For perhaps the first time ever, researchers have mapped out the true extent of habitat loss for salmon in the Lower Fraser River, one of the most important spawning and rearing grounds for Pacific salmon in British Columbia.
Salmon have lost access to as much as 85 per cent of their historical floodplain habitat – the biologically rich wetlands next to a river or stream that typically harbour wildlife – due to dikes and similar infrastructure.
Lead author of the paper, Riley Finn, a research associate with Raincoast Conservation Foundation and the Conservation Decisions Lab in the faculty of forestry at UBC, found that, “only around 101 square kilometers out of an estimated 659 square kilometers of historical floodplains remain accessible to salmon.”
The research paper, “Quantifying lost and inaccessible habitat for Pacific salmon in Canada’s Lower Fraser River,” was peer reviewed and published in Ecosphere.
“Restoring connectivity to isolated habitats such as side channels and sloughs has the potential for large habitat gains which can help restore our Lower Fraser salmon populations. The degree of habitat loss which we revealed demonstrates the need to protect what little habitat still remains if we hope to have sustainable salmon populations in the future.”Dave Scott, co-author and Raincoast’s Fraser Estuary Research and Restoration Coordinator
The research team also found that up to 64 percent of streams are now off-limits to salmon due to in-stream barriers like dams, floodgates and road culverts, blocking off important channels for migrating salmon, which spend part of their lives at sea but return to their natal streams to spawn and rear their young. There are currently more than 1,200 barriers preventing salmon from accessing approximately 2,224 kilometers of streams.
Finn, R. J. R., Chalifour, L., Gergel, S. E., Hinch, S. G., Scott, D. C., and Martin, T. G.. 2021. Quantifying lost and inaccessible habitat for Pacific salmon in Canada’s Lower Fraser River. Ecosphere 12 (7):e03646. 10.1002/ecs2.3646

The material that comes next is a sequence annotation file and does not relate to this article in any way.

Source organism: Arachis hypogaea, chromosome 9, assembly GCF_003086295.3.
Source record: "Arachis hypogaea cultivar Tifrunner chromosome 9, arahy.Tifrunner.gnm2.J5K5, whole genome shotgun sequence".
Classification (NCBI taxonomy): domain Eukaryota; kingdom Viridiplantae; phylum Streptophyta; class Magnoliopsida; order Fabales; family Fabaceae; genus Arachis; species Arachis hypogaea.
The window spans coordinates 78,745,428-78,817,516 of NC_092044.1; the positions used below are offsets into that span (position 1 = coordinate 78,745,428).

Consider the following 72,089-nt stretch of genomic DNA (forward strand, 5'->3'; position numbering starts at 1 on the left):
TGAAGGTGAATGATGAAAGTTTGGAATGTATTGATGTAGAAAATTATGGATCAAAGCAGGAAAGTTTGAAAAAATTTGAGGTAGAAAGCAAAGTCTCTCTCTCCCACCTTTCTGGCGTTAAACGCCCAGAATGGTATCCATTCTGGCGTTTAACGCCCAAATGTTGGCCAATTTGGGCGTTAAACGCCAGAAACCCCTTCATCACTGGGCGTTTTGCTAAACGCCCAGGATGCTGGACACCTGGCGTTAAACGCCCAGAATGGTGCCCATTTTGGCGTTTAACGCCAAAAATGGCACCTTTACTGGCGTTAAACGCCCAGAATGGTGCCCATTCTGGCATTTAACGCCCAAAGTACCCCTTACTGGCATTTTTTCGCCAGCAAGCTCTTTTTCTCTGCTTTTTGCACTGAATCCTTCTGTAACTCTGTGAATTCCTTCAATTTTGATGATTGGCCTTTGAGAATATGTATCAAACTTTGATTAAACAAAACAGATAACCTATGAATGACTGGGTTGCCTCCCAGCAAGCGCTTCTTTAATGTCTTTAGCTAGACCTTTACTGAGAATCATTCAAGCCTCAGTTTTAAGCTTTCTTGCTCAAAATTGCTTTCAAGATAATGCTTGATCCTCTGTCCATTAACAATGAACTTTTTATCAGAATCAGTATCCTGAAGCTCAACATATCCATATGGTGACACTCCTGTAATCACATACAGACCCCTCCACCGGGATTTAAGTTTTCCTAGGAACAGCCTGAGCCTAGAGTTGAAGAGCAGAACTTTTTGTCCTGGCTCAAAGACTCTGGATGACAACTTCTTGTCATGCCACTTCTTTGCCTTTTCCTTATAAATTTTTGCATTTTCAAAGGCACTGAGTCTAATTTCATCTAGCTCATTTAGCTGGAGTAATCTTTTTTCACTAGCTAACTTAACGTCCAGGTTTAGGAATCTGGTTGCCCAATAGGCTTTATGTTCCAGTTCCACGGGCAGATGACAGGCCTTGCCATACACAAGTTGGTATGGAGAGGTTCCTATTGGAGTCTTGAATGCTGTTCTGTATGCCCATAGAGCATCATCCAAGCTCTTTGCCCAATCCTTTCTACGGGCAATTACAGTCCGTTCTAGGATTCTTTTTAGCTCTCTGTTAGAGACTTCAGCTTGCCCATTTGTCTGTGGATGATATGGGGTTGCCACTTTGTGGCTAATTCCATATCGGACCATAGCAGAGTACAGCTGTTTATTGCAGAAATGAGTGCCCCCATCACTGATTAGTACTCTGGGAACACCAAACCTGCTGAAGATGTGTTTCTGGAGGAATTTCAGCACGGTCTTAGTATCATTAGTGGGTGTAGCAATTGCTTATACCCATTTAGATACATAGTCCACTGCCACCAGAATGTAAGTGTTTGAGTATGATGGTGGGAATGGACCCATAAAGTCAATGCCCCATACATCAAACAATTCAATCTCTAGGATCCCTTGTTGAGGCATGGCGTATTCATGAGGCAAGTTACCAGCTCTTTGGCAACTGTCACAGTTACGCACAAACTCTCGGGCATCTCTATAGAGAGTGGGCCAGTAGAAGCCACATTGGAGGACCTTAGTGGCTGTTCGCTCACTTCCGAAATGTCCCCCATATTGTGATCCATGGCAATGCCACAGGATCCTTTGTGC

Loss of connectivity caused by anthropogenic barriers is a key threat for migratory freshwater species. The anadromous life history of salmonids means that barriers on streams can decrease the amount of habitat available for spawning and rearing. To set appropriate targets for restoration, it is important to know how different populations have been impacted in terms of the location and extent of historically available habitat that has been lost or has become inaccessible. Using mapped and predicted barriers to fish passage in streams and diking infrastructure, the amount of both floodplain and linear stream habitat that remains accessible today was estimated for 14 populations of salmon in the Lower Fraser River, British Columbia, Canada’s most productive salmon river. To place these estimates within a historical context, the floodplain area was estimated using vegetation records from the 1850s, and lost streams were estimated using a digital elevation model-derived stream network. To bolster areas where little mapping has been done, current barrier data were used to predict locations likely to have barriers. Accessibility to floodplain was poor across the entire region with only 15% of the historical floodplain remaining accessible. Linear stream habitat ranged in accessibility from 28% to 99% across populations based on mapped barriers. Inclusion of predicted barriers revealed an additional 33 km of potentially inaccessible stream habitat and the modeled stream network located approximately 1700 km of stream length that has been completely lost. Comparing habitat accessibility and barrier density against the assessed status of populations revealed insights useful for understanding the impact of barriers on spawning and rearing and guiding the allocation of restoration effort. Applying methods for addressing missing data, such as lost streams and unmapped barriers, was essential for estimating the accessibility of habitat within a historical context. While much emphasis has been placed on the role of marine conditions in wild Pacific salmon recovery, the magnitude of habitat loss in the Fraser cannot be ignored and suggests it is a major driver of observed salmon declines.
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